Dr. Alvah Byers, a pioneer in biofeedback and a research Psychologist, taught me more than he thought I was absorbing. As a Chiropractor, I tend to exercise by jumping to conclusions. After all, that was really my training. As a profession, we do this all the time. Just this morning I had a phone conversation with a DC who was explaining how his technique could access and alter brain function. The explanation was in great detail and while it sounded very logical, without any method of objective measurement and reproducibility, it was really just another exercise of conclusion jumping. Now don’t get me wrong here. I’m not “dissing” the DC or the idea. One of Dr. Al’s teachings was that there is a difference between possible and probable. What the DC said may be possible; but without proof, the probability must be questioned.
When we (Drs. Long, Byers, et al) started doing the studies on the effects of the adjustment on brain wave activity, I had already jumped and said that I expected to see changes. Dr. Byers cautioned me on this and suggested that perhaps any changes might be the result of the people selected, or the room, or some other yet unconsidered factor. I thought he was just being a stick in the mud or worse, someone who was going to find that Chiropractic didn’t do anything and it was simply a placebo effect. (my secret greatest fear) His next suggestion made matters even worse – he suggested that we do a Null Hypotheses. I must have given him that dumb stare as he then said, “That is where we prove that the adjustment does nothing!” Oh well, this made me happy!!! (a lot of sarcasm here) I was dumbfounded! I mean, I really liked Dr. Byers (who has since passed away) – he was a dear friend, but I just wasn’t sure if I should hit him or not. He suggested that we prove the adjustment does nothing! All of a sudden I got very nervous.
When he finally got my attention he explained, “If we set out to prove that nothing happens when you adjust someone, and we are wrong, it means that the adjustment ‘does’ do something. Then the challenge becomes one of now knowing that the adjustment changes something, – what does it change?” He continued, “Then we can start looking at: How does it change activity? or, How can we improve the adjustment’s effectiveness? But first, we have to go backward (Null) before we can go forward.”
Here I was, prepared to jump all over the place and he just sat me down into a chair and said, “Sit still for a minute, and let’s look at why Chiropractic continues to have problems as a viable profession”. He got my attention!!!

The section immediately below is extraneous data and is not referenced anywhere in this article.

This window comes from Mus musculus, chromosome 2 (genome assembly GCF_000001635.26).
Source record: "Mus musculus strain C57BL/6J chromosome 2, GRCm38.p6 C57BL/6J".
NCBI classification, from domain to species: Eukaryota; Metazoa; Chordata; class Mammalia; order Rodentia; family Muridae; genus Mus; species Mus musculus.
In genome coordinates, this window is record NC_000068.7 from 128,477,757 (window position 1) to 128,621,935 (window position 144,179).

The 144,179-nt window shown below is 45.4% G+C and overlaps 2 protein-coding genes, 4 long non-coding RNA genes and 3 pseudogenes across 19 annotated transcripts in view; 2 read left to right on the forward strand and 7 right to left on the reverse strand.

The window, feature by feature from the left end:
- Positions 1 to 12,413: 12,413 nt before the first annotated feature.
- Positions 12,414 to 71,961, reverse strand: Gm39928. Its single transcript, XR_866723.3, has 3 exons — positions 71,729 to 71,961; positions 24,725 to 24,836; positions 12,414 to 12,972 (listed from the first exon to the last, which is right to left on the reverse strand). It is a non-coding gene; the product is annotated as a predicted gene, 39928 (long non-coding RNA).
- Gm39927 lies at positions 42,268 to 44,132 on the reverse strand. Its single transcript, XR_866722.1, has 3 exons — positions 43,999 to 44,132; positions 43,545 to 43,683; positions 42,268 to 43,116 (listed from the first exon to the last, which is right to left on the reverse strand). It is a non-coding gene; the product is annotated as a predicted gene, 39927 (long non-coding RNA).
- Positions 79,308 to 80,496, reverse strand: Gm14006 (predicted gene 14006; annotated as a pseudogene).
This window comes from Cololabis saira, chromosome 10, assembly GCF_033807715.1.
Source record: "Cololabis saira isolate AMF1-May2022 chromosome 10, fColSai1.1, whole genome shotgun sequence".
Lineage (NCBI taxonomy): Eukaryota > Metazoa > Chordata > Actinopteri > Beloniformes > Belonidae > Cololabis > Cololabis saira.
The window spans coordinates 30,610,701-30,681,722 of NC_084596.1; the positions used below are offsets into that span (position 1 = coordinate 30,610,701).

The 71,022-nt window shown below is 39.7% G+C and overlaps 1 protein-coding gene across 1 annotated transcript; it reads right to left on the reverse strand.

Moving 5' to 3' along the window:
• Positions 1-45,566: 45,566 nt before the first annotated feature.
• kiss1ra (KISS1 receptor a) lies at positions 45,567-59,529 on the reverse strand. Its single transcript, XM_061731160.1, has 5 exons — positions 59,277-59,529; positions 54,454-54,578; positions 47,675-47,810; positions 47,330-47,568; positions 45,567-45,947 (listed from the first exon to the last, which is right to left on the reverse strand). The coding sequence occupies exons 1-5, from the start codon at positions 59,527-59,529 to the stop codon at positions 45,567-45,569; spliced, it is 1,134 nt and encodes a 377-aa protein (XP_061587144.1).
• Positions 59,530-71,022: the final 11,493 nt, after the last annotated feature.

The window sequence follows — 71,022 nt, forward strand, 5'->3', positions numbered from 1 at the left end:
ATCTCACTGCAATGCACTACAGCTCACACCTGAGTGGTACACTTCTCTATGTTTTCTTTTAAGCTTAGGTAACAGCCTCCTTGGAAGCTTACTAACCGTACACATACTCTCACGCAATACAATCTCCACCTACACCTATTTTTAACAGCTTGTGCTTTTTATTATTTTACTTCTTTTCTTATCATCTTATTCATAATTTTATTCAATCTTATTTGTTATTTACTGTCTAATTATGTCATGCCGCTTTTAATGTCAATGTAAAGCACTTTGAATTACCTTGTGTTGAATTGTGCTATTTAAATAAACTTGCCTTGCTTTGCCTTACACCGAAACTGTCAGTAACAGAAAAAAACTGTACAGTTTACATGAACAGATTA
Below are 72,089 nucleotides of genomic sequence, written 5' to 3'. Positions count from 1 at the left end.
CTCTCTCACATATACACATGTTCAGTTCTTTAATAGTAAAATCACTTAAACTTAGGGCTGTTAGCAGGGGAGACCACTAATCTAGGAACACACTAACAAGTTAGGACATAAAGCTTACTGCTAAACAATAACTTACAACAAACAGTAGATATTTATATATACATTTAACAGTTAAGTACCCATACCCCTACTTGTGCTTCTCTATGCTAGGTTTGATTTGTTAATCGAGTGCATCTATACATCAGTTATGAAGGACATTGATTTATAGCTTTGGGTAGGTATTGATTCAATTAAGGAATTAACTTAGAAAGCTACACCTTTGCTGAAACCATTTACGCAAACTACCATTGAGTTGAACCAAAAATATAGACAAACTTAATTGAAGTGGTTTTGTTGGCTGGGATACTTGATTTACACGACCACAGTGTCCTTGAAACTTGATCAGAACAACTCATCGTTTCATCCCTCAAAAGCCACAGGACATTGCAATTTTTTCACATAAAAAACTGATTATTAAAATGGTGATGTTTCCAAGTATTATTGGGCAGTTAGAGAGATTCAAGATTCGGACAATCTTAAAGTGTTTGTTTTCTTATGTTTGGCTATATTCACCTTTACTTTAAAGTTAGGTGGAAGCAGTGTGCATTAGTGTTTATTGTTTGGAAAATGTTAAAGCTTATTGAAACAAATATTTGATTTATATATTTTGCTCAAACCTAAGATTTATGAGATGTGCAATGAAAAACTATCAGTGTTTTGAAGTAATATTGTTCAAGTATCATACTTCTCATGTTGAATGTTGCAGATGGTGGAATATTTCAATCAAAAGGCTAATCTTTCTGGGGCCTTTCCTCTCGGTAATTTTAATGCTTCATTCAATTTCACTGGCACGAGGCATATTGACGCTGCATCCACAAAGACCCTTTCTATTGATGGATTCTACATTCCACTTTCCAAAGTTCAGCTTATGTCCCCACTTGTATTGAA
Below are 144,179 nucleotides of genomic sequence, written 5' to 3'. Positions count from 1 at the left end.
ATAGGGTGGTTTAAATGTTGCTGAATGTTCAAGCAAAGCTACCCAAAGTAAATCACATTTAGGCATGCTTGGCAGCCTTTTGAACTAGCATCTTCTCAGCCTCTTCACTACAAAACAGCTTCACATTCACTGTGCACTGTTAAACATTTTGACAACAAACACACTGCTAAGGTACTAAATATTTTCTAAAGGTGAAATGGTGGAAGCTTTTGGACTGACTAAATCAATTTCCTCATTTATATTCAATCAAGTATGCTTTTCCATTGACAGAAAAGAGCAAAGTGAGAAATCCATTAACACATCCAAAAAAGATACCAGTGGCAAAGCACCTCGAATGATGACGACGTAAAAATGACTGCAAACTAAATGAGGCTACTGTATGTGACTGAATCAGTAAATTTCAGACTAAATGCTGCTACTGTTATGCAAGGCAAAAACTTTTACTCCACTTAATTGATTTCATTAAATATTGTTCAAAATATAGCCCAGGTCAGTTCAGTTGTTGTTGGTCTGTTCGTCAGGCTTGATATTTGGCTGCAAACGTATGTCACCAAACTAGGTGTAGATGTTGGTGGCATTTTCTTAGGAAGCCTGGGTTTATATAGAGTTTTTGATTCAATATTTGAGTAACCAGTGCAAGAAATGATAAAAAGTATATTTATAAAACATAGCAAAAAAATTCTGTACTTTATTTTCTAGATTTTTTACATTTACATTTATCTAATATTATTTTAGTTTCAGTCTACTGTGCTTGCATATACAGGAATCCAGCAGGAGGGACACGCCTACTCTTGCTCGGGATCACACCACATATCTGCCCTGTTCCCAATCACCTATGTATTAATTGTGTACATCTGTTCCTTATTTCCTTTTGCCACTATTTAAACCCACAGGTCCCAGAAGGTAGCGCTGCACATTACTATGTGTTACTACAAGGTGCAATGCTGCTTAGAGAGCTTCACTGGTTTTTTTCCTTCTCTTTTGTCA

I know that there are many DCs out there in “Wonderland” who get upset with me using the terms viable or verifiable, and Chiropractic in the same sentence but the truth of the matter is that it is exactly the challenge we face.
We continue to attempt to justify Chiropractic on the basis of narrative reports. These are known as anecdotes or stories. This form of information gathering doesn’t even make it to the lowest rung of the research acceptance ladder, the case study. I continually hear from DCs using one technique or another that their technique can discover incredible facts about neurological function and because of this, they get better results. When I question them about how they know, I get one of those, “oh you’re one of those disbelievers” looks. Listen folks, I want, I mean I really, really want everyone of them to be right; but I also want to stop simply exercising my conclusion jumping and start exercising my brain through reproducible proof that will move Chiropractic forward.
So here is something I learned from Dr. Al. Real research does not care about the direction of the results except that they are reproducible. Real research may show that what you did produced nothing and there is value in that knowledge. Or it may prove that what you did produced unexpected results. There is also value in that knowledge. It may show that the patient’s narrative doesn’t agree with objective findings – The results are just results. The key is, can we start a care prediction that is greater than chance, based on our research? Not yet but soon!
So this is what we know about research and Chiropractic. First we have to back up and start with the Null Hypothesis. After 114 years of Chiropractic care, we can safely say that there is more than enough evidence (even though poorly gathered) to prove that Chiropractic adjustments do change something. Further, and critically important, this something is greater than joint motion, otherwise you can’t offer any explanation as to the effectiveness of techniques such as TRT, Network and many others. Now in order to move forward, we need to find out what that “something” is and what it affects. We need to be willing to put our techniques to the test of objective measurement, stop conclusion jumping and through real research move Chiropractic forward. Thank you Dr. Byers you were a great friend to both me and to this profession.
Click HERE to read the next article in this series.